"The Fox and the Grapes" Dressing TableMade in Philadelphia, Pennsylvania, United States, North and Central America
Artist/maker unknown, American
Mahogany, yellow poplar, white cedar, yellow pine; brass
|Purchased with funds contributed by Leslie A. Miller and Richard B. Worley, Mrs. J. Maxwell Moran, Kathy and Ted Fernberger, Marguerite and Gerry Lenfest, Donna C. and Morris W. Stroud II, Dr. and Mrs. Robert E. Booth, Jr., Mr. and Mrs. Frederick Vogel III, Peggy Cooke, Lawrence H. Berger and Julie C. Berger, Mrs. J. Welles Henderson, Mr. Richard W. Snowden, and other generous individuals, gifts (by exchange) of Howard Reifsnyder, R. Wistar Harvey, and Charles C. Willis, and with funds from the proceeds of the sale of deaccessioned works of art|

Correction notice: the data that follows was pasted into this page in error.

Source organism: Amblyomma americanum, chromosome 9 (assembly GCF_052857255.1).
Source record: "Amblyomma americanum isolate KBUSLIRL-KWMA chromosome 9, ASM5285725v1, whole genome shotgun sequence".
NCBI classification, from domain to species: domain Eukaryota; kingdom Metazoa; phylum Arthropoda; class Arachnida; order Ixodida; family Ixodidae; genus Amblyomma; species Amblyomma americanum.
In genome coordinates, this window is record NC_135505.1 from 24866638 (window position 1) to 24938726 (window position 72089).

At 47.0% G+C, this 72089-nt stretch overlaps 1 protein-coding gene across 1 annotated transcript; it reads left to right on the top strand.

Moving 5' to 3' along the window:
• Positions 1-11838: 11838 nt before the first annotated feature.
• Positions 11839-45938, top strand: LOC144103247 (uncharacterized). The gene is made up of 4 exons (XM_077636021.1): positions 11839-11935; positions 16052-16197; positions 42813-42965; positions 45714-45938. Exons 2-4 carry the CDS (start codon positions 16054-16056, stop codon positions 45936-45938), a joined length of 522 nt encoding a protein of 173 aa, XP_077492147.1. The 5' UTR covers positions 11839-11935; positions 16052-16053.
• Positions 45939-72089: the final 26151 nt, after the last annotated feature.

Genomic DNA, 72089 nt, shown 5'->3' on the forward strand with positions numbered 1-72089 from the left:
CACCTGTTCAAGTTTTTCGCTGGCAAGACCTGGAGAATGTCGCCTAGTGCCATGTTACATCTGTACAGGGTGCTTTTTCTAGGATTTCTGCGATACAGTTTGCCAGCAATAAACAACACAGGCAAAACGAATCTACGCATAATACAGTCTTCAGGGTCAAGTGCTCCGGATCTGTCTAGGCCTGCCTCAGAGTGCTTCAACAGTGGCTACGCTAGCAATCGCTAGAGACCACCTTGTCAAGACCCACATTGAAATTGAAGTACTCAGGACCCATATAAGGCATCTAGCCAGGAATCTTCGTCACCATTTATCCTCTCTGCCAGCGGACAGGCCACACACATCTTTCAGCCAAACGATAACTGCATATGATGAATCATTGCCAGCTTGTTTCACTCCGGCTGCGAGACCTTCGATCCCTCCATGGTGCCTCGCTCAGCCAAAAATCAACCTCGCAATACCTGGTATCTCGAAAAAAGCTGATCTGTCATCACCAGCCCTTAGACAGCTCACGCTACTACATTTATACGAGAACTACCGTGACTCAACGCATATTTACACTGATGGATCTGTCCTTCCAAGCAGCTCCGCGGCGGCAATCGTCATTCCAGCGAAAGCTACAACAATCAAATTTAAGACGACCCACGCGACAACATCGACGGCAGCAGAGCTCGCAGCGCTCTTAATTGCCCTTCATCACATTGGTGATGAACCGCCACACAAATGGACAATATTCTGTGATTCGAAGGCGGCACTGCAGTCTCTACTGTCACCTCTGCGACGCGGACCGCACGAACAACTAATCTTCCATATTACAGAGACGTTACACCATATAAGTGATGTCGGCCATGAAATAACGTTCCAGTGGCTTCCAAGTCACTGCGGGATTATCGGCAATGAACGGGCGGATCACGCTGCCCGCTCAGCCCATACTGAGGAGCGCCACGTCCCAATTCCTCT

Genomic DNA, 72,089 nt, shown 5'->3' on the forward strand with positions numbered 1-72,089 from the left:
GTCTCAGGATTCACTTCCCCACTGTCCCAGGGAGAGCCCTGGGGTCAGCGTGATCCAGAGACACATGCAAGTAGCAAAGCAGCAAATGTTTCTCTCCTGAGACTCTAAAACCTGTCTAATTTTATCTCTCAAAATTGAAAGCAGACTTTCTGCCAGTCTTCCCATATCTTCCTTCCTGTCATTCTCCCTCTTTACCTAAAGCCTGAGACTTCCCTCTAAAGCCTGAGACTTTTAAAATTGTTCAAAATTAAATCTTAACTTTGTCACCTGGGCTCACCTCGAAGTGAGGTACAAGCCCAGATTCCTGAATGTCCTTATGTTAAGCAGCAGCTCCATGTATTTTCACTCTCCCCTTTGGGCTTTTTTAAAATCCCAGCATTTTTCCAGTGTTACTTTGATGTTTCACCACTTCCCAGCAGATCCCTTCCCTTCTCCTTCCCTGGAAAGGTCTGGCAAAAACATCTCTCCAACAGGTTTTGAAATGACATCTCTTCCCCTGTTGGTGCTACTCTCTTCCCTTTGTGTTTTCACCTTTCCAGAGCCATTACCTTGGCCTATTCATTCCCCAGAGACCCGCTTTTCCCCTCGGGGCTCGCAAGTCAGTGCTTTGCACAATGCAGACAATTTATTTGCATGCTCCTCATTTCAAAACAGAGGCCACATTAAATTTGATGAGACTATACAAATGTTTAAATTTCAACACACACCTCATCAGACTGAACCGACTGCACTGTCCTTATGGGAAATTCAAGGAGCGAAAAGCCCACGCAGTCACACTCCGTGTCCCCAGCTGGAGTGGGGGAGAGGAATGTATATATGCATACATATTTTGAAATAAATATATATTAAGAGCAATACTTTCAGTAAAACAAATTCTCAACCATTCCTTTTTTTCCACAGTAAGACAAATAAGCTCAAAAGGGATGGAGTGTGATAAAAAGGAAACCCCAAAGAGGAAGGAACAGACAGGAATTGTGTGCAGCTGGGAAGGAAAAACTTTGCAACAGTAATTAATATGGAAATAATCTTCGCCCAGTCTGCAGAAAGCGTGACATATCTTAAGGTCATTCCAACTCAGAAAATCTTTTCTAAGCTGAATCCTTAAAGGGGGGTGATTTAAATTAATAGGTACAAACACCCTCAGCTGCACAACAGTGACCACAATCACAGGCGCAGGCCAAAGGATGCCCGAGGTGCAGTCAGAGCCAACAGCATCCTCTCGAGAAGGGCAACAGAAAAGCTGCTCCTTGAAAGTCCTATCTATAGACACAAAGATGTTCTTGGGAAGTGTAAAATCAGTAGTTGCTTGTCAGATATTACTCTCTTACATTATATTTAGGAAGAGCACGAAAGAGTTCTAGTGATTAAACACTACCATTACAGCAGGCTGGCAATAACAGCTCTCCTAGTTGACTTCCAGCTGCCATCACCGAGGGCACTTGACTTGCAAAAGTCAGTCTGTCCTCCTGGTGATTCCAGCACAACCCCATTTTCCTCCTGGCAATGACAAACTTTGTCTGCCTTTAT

LabelFor fashionable eighteenth-century Philadelphians, high chests and dressing tables represented the pinnacle of design, cabinetmaking, and carving in bedchamber furniture. This dressing table was conceived with a massive high chest of drawers (Philadelphia Museum of Art, 1957-129-1). On its central drawer a composition borrowed from a 1761 publication by English carver Thomas Johnson depicts the moment of truth from Aesop’s well-known fable “The Fox and the Grapes”: a proud and skillful fox who cannot reach a bunch of succulent grapes decries them as sour and not desirable after all. The tale warns against the ills of greed and vanity, an ironic scene on this bold emblem of opulence.
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